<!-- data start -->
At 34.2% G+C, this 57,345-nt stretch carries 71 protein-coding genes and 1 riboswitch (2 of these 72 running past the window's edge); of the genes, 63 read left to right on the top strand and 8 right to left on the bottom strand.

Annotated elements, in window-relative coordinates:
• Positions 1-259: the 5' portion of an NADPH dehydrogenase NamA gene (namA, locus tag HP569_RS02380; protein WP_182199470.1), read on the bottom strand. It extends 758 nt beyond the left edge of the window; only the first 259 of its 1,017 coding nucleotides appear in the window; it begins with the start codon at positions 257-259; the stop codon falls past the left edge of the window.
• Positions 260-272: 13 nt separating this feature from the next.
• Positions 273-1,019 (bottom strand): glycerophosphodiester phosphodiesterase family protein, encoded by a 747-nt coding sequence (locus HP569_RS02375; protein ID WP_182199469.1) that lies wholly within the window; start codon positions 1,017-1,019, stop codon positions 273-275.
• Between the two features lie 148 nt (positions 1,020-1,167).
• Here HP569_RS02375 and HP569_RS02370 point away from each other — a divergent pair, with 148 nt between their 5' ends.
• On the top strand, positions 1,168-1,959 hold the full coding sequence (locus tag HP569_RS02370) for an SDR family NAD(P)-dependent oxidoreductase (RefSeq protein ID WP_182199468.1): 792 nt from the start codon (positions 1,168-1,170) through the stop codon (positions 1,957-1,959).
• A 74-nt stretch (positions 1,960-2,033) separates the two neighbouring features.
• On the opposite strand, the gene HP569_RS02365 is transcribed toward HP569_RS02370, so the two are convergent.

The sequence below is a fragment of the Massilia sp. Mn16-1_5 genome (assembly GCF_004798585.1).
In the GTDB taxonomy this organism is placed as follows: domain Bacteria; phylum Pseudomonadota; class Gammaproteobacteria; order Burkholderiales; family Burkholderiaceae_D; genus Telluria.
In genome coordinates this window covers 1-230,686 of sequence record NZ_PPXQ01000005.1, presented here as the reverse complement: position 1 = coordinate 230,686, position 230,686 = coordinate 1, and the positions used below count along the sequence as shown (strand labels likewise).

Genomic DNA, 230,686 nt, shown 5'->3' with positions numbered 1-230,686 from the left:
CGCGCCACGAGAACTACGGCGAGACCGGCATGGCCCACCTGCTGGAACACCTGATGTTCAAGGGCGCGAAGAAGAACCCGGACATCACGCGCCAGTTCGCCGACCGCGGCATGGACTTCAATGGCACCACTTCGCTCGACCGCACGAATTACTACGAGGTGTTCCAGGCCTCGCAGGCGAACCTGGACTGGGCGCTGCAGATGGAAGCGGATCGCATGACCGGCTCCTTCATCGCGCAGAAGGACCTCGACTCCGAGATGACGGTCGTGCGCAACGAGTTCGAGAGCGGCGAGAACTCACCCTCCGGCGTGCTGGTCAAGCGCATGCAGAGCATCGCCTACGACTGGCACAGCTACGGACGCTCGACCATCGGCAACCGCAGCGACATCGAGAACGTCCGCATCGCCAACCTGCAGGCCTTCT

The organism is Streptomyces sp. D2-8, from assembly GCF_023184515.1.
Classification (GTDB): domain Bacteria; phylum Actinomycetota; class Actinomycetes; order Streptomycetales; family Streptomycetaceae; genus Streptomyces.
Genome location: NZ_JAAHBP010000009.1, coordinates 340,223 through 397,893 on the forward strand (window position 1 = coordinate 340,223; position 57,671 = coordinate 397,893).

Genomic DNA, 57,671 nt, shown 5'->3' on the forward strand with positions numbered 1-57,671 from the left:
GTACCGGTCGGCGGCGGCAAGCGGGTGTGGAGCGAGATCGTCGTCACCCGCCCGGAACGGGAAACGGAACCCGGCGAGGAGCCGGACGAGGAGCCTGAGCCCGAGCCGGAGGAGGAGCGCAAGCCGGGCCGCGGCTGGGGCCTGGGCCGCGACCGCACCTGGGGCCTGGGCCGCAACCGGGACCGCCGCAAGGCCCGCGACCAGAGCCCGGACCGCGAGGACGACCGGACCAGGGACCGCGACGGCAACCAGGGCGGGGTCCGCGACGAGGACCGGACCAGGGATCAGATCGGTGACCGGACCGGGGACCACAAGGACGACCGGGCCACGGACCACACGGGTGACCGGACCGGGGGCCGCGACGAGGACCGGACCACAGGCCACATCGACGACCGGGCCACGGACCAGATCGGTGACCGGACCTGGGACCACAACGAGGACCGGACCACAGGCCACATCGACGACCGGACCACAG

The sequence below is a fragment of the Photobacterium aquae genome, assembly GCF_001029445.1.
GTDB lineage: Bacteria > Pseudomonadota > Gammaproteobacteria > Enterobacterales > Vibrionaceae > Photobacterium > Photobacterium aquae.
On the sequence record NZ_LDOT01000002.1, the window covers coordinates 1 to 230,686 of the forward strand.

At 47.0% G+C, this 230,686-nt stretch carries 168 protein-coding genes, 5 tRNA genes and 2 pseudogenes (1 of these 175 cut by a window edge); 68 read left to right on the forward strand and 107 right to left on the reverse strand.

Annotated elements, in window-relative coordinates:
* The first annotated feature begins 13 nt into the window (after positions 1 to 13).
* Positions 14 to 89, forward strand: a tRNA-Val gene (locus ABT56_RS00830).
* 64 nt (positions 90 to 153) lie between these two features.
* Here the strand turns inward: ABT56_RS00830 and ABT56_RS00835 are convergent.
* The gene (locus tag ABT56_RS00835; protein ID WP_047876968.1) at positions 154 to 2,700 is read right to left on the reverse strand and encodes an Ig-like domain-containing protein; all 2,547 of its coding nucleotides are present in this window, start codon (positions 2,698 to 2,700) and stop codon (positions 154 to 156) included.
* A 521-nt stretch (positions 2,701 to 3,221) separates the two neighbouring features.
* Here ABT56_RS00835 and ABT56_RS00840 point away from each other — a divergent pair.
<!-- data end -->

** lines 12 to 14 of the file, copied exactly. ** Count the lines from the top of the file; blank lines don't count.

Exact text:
In the GTDB taxonomy this organism is placed as follows: domain Bacteria; phylum Pseudomonadota; class Gammaproteobacteria; order Burkholderiales; family Burkholderiaceae_D; genus Telluria.
In genome coordinates this window covers 1-230,686 of sequence record NZ_PPXQ01000005.1, presented here as the reverse complement: position 1 = coordinate 230,686, position 230,686 = coordinate 1, and the positions used below count along the sequence as shown (strand labels likewise).

Genomic DNA, 230,686 nt, shown 5'->3' with positions numbered 1-230,686 from the left: